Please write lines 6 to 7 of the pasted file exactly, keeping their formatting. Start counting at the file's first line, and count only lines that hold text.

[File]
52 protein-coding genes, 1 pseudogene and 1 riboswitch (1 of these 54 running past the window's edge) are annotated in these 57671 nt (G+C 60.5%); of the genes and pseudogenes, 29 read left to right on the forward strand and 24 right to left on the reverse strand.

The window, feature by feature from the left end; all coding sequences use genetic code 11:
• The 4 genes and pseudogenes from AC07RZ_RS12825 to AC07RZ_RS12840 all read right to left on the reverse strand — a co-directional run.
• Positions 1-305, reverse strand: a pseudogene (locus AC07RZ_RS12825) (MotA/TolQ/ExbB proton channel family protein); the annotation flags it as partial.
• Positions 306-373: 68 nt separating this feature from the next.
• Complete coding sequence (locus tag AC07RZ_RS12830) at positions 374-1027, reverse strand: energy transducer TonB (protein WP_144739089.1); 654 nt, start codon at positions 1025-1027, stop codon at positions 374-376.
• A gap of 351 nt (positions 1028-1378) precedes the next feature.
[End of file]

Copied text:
• Complete coding sequence (locus tag AC07RZ_RS12830) at positions 374-1027, reverse strand: energy transducer TonB (protein WP_144739089.1); 654 nt, start codon at positions 1025-1027, stop codon at positions 374-376.
• A gap of 351 nt (positions 1028-1378) precedes the next feature.